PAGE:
Wild and Scenic, 50 years on.

Fifty years ago we weren’t sure.  The Wild and Scenic Rivers act was before Congress and if it passed the St. Criox, the boundary river between Minnesota and Wisconsin, was to be one of the first 8 rivers included in the system.  Landowners along the river would have restrictions on what they could build, especially if that building could be seen from the river.  The act would compensate property owners for the scenic easements but many property owners were not happy.

Suzi’s family kept their land and accepted the easements.  Others sold their land outright while some sold the land in return for a 50 year lease, which is up this year.  Two neighbors have already left their summer homes.

Fifty years later the wisdom of the act is apparent, at least to me.  The river is clean, the views from the river remain scenic, if not wild, and land values have been enhanced because of the serene nature of the environment.  There is an abundance of wildlife that was not there 50 years ago.  We always had deer, but now bald eagles are back and the great blue heron.  All sorts of songbirds, orioles, goldfinches, robins and others fill the yard.   Even black bear are back, although homeowners do not necessarily welcome them.   When we travel to Minnesota from Alaska Suzi’s sister, Nancy, still welcomes us to the river house where we enjoy a clean swim and a relaxing boat trip down the river.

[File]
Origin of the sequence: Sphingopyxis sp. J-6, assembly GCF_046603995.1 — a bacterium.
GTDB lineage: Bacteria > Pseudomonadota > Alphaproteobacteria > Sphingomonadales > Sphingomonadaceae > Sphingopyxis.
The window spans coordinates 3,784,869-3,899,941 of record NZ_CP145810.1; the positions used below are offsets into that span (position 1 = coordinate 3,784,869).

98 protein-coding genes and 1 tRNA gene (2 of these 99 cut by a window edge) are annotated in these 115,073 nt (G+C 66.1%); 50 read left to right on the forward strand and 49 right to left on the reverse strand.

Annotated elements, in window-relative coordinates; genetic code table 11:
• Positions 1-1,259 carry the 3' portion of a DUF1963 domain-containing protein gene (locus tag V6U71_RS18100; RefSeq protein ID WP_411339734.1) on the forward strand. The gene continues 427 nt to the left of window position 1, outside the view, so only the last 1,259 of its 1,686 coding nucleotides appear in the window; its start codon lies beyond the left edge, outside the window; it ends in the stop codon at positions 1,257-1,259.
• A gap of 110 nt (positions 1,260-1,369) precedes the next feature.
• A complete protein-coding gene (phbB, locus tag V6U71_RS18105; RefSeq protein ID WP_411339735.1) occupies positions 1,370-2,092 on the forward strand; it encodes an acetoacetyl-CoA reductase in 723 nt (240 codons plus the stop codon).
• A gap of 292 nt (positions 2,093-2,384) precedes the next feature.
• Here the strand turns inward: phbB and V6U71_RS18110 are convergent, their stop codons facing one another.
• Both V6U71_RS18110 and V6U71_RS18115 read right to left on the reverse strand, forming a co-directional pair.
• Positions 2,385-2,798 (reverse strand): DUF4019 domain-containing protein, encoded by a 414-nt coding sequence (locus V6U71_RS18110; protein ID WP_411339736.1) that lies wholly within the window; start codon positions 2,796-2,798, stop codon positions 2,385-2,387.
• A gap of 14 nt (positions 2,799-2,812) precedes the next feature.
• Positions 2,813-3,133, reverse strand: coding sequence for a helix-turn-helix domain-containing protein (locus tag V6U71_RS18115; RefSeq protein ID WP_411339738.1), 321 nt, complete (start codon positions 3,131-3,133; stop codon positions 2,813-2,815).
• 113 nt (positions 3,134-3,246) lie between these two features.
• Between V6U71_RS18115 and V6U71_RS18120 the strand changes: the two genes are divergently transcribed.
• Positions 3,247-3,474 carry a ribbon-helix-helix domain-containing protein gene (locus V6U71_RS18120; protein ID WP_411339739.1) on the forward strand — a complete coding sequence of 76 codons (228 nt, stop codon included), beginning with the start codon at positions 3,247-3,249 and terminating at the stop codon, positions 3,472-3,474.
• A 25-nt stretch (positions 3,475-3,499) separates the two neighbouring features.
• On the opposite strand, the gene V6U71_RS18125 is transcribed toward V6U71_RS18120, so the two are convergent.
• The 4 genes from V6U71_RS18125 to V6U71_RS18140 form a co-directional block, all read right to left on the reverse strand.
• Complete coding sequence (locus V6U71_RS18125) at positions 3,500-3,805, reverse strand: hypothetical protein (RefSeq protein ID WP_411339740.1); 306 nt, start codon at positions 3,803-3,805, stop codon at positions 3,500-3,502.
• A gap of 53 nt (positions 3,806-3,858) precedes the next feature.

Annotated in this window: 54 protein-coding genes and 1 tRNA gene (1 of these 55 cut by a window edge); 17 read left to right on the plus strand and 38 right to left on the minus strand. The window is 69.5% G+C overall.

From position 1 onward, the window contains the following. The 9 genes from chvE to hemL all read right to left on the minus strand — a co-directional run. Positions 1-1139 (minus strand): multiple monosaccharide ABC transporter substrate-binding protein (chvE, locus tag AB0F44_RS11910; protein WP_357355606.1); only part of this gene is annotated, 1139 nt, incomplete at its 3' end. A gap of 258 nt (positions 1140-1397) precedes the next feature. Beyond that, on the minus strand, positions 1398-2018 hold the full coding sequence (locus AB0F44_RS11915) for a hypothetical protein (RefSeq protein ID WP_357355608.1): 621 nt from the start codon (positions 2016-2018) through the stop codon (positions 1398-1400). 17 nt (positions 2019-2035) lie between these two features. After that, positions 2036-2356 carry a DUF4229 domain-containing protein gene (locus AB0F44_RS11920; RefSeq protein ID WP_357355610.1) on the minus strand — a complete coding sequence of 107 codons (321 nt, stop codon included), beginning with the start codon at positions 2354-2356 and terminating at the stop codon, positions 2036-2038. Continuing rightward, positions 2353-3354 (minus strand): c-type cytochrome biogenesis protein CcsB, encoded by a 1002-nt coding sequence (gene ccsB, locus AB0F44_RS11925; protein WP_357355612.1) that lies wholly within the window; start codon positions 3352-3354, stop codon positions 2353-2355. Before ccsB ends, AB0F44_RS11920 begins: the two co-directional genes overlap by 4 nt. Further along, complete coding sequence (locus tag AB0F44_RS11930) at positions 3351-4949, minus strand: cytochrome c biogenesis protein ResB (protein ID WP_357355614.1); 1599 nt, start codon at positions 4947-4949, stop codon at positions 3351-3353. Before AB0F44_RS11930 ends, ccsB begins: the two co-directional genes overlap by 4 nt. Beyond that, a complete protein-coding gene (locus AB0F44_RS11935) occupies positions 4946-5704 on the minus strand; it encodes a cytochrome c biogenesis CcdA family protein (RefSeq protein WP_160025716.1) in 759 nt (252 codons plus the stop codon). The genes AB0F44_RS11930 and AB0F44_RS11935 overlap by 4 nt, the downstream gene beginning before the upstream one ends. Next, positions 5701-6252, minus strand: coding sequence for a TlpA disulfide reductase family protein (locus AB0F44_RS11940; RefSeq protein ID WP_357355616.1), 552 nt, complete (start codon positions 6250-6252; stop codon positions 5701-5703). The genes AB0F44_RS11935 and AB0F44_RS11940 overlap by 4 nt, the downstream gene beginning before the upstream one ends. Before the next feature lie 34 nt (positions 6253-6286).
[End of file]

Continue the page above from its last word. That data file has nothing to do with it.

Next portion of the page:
There is one encroachment of civilization that I do find enchanting, the old Soo Line high bridge about three miles below the cabin.  Everytime I see it I feel like it belongs, with the wildlife, the trees and the water.  And at night the sound of the train and its whistle is something I don’t get in Sitka.

Upland from the river bank, above the lower bluff line, old farms are going to trees.  The land is sandy, not the greatest farm land, and is waiting for the development that halted with the 2008 collapse of the real estate market.   It’s a nice place for a walk on a summer’s day if you wear shoes and socks and search for ticks when you come back from your walk.

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